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Woolmer Lived for the Game until Stumps Were Called

Mar 3, 2007:

Bob Woolmer was a softly spoken cricketing philosopher with an observant, probing mind that penetrated numerous layers of the game without ever quite reaching the core. No-one who met him could dislike him yet few knew him intimately. Throughout he was in love with the game of bat and ball, endlessly thinking about it, talking about it, trying to find ways of improving himself and his players. He could discuss batting grips as other men can stocks. It was an unceasing quest that sometimes took him down blind alleys but to stop the process was to deny the self. Woolmer lived and died a cricketing man.

Bob Woolmer

Bob Wolmer in 1999. Photo: PaddyBriggs [Public domain], from Wikimedia Commons.

By and large the relationship was mutual because cricket enriched, almost defined, Woolmer’s existence. To reflect upon his contribution is to observe its constancy and extent. In a career spanning several decades, he served in many capacities and did not fail in any of them. Had he been asked to prepare a pitch or stand as an umpire he’d have agreed. Cricket was his canvass and his laboratory. Fatefully, it also became its life. To fly to close to sport is to suffer the fate of Icarus. At the end there was no-one to tell him that his cause was doomed, that his captain was self-indulgent, that his players lacked humility, that it was not his fault, or that none of it really mattered. Alas it mattered to him. Or what else was his life about?

Truth to tell, Woolmer did not  himself always treat the game well. In his time as coach he presided over teams that took wrong turns, match fixing, ball tampering and steroid taking. Somehow Woolmer never seemed to know about these excesses. Perhaps he was too easily side-stepped. He could excite with ideas but not control with power of personality. Once his insights became stale so the players began to slip from his grasp. He was a fine coach and a poor manager.

Woolmer was first noticed as a buttery boy batting in the lower orders for Kent. It seemed the right county for him. A warm, well bred club where style was appreciated. In those days he was a modest cricketer whose strength lay in his ability to take wickets with steady medium-pacers. He was a serviceable professional apparently destined for a worthy career but unlikely to join the high flyers. But he refused to accept his typecast. Always he could dream and think.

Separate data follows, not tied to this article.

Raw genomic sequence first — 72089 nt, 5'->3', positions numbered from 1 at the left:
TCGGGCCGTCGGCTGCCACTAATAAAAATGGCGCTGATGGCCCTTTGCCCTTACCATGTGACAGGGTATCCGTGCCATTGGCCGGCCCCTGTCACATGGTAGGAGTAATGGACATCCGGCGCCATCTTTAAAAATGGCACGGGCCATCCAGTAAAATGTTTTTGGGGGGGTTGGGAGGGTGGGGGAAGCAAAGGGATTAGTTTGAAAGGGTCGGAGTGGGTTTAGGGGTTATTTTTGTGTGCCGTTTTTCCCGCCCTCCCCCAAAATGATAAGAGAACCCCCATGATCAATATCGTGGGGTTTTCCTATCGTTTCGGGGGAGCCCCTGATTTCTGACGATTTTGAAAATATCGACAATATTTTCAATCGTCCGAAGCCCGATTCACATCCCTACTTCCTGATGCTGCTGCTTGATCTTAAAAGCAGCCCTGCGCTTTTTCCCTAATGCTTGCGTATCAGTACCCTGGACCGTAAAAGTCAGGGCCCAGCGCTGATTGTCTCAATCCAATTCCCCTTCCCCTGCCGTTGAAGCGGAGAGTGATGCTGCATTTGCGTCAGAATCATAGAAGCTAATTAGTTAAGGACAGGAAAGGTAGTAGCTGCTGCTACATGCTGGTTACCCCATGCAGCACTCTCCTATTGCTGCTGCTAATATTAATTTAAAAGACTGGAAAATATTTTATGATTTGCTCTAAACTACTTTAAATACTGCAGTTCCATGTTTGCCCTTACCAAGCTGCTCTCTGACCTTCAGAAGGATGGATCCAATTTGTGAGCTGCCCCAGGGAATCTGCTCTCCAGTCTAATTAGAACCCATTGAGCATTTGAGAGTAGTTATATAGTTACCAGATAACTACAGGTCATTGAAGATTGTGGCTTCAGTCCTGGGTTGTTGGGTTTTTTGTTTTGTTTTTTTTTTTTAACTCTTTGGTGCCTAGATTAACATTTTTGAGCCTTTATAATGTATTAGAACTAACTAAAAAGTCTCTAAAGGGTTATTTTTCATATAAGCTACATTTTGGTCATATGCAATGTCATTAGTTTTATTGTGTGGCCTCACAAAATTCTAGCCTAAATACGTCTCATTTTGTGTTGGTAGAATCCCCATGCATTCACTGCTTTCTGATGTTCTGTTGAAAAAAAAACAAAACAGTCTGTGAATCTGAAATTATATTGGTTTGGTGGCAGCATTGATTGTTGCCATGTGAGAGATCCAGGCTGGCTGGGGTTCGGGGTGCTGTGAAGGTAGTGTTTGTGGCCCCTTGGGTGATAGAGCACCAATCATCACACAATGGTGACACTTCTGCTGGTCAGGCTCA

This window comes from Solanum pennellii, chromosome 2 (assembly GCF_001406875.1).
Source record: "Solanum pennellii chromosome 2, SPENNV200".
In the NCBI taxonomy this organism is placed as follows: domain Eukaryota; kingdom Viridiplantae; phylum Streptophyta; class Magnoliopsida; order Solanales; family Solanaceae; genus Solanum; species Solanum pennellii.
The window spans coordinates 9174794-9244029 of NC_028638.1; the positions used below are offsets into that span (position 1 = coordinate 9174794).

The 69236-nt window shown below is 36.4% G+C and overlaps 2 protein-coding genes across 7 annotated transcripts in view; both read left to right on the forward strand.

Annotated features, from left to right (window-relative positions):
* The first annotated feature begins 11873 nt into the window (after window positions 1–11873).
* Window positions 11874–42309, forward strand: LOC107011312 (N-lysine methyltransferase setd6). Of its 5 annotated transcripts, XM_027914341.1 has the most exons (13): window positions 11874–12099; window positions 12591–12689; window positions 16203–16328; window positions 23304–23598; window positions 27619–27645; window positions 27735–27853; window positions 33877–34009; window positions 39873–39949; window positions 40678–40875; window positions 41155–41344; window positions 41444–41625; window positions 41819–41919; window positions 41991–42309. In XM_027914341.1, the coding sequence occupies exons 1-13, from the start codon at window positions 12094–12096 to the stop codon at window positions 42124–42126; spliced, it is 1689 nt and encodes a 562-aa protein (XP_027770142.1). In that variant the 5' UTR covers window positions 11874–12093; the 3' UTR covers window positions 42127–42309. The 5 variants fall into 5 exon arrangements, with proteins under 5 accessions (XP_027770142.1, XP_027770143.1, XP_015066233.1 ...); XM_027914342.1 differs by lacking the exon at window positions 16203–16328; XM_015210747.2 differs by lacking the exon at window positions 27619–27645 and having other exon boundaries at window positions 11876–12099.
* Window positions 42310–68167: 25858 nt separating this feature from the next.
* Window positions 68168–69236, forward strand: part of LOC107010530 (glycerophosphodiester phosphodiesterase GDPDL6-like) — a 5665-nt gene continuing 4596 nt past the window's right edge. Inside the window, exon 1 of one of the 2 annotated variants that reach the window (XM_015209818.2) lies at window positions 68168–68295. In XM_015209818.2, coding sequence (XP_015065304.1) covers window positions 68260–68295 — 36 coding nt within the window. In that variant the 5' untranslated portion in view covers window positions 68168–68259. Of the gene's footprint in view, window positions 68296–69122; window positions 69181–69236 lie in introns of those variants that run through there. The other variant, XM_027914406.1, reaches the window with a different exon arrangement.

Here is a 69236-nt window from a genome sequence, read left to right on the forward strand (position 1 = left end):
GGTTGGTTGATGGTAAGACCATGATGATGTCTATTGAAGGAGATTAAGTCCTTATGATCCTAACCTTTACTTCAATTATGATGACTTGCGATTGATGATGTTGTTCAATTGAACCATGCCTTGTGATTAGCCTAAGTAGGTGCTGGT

For several seasons Woolmer’s contributions with the bat were restricted to handy runs unhurriedly collected in the lower reaches of the order. Slowly, though, his true qualities emerged. At the crease, he had time to play the ball, and a simple, graceful way of helping it to the boundary. He batted not with anxiety, but comfort. As a bowler he was a functionary, with the bat he was an experiment in white clothing.

Temperamentally, he had much in common with his county’s greatest son, Colin Cowdrey. He learnt to bat in the same classical style, easing the ball away, placing it between fieldsmen. Sometimes he was teased for copying his affable predecessor yet it was not affectation so much as admiration that motivated him. He regarded Cowdrey as the purest exponent of contemporary batsmanship, and was able to study him at close quarters. Perhaps, though, this willingness to adopt another’s style hinted at the emptiness that eventually cost him his life.

Woolmer’s batting kept improving. Concentrate counted amongst his strongpoints. He could bat for long periods without apparent difficulty. Spectators sensed that he was an old-fashioned fellow, slow to anger, a man without violence. Woolmer never raised his voice and seldom lifted his strokes. He batted productively for England and towards the end joined the World series rebellion.

In retirement Woolmer stayed within the game, coaching Warwickshire, forming an potent partnership with Dermot Reeve, joining of the imaginative and irascible. Both were original thinkers, and both had the courage to put ideas into practise. Warwickshire thought and fought as a unit, and attacked the spinners with uncompromising aggression. For several years, the midland county swept the board.

Ambition took Woolmer to South Africa where he joined forces with another strong leader, Hansie Cronje. Leaving the politics to his captain, the new coach concentrated on encouraging players to think outside the small square they inhabited. He wanted them to be more daring and less devoted. Despite the complications of the period, South Africa fared well and almost took a World Cup. Almost. It can be a cruel word.

Eventually coach and country parted. Cronje’s opportunism had been exposed. Although an innocent party, Woolmer had not seemed to notice anything. Pakistan was his next port of call. A respected outsider was needed to rid the team of its factions. Woolmer did his best but his team flattered to deceive. Sometimes it just deceived. Always he had needed a strong captain. Alas Inzaman was idle and indulgent. And Pakistani cricket was ringed by scheming politicians and agitating past players. As usual Woolmer started impressive only to lose momentum as the bad habits returned.

Appropriately Woolmer was last glimpsed as an overweight, shattered figure putting his laptop back into his bag as his shamed team trudged from the field after losing to Ireland. He looked exhausted and exasperated. To a greater and lesser degree all sportsmen die in hotels. That night Woolmer went back to his room with its silences and accusing walls, an isolated figure trying to come to terms with futility.

This article was written for The Age.
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